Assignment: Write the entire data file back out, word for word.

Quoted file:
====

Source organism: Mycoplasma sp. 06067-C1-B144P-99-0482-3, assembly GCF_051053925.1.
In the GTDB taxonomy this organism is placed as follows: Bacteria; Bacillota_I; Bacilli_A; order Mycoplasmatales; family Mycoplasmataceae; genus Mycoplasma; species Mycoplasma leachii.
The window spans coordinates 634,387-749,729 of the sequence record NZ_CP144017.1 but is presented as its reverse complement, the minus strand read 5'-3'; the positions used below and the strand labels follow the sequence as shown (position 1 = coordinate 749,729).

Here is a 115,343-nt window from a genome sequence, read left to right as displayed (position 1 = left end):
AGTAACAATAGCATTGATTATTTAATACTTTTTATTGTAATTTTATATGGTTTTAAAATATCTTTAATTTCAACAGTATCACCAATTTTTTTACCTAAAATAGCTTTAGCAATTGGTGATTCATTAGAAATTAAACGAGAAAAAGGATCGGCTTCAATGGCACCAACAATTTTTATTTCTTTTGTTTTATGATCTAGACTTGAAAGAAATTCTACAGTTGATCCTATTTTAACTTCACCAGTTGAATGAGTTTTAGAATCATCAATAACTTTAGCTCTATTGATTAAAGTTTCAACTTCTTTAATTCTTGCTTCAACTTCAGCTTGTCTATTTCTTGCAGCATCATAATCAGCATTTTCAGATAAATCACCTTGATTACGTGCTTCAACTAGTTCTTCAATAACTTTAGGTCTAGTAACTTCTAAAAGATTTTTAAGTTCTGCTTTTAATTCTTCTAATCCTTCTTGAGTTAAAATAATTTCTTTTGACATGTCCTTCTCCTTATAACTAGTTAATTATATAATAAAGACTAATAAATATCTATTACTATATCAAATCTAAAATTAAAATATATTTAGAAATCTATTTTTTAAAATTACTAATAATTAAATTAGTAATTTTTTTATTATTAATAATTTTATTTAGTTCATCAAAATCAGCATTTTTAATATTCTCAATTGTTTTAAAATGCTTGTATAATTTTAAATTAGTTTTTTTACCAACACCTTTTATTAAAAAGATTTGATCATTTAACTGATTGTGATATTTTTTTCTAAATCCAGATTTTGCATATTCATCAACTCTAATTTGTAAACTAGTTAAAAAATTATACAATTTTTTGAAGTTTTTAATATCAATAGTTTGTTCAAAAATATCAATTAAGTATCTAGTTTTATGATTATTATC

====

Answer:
Source organism: Mycoplasma sp. 06067-C1-B144P-99-0482-3, assembly GCF_051053925.1.
In the GTDB taxonomy this organism is placed as follows: Bacteria; Bacillota_I; Bacilli_A; order Mycoplasmatales; family Mycoplasmataceae; genus Mycoplasma; species Mycoplasma leachii.
The window spans coordinates 634,387-749,729 of the sequence record NZ_CP144017.1 but is presented as its reverse complement, the minus strand read 5'-3'; the positions used below and the strand labels follow the sequence as shown (position 1 = coordinate 749,729).

Here is a 115,343-nt window from a genome sequence, read left to right as displayed (position 1 = left end):
AGTAACAATAGCATTGATTATTTAATACTTTTTATTGTAATTTTATATGGTTTTAAAATATCTTTAATTTCAACAGTATCACCAATTTTTTTACCTAAAATAGCTTTAGCAATTGGTGATTCATTAGAAATTAAACGAGAAAAAGGATCGGCTTCAATGGCACCAACAATTTTTATTTCTTTTGTTTTATGATCTAGACTTGAAAGAAATTCTACAGTTGATCCTATTTTAACTTCACCAGTTGAATGAGTTTTAGAATCATCAATAACTTTAGCTCTATTGATTAAAGTTTCAACTTCTTTAATTCTTGCTTCAACTTCAGCTTGTCTATTTCTTGCAGCATCATAATCAGCATTTTCAGATAAATCACCTTGATTACGTGCTTCAACTAGTTCTTCAATAACTTTAGGTCTAGTAACTTCTAAAAGATTTTTAAGTTCTGCTTTTAATTCTTCTAATCCTTCTTGAGTTAAAATAATTTCTTTTGACATGTCCTTCTCCTTATAACTAGTTAATTATATAATAAAGACTAATAAATATCTATTACTATATCAAATCTAAAATTAAAATATATTTAGAAATCTATTTTTTAAAATTACTAATAATTAAATTAGTAATTTTTTTATTATTAATAATTTTATTTAGTTCATCAAAATCAGCATTTTTAATATTCTCAATTGTTTTAAAATGCTTGTATAATTTTAAATTAGTTTTTTTACCAACACCTTTTATTAAAAAGATTTGATCATTTAACTGATTGTGATATTTTTTTCTAAATCCAGATTTTGCATATTCATCAACTCTAATTTGTAAACTAGTTAAAAAATTATACAATTTTTTGAAGTTTTTAATATCAATAGTTTGTTCAAAAATATCAATTAAGTATCTAGTTTTATGATTATTATC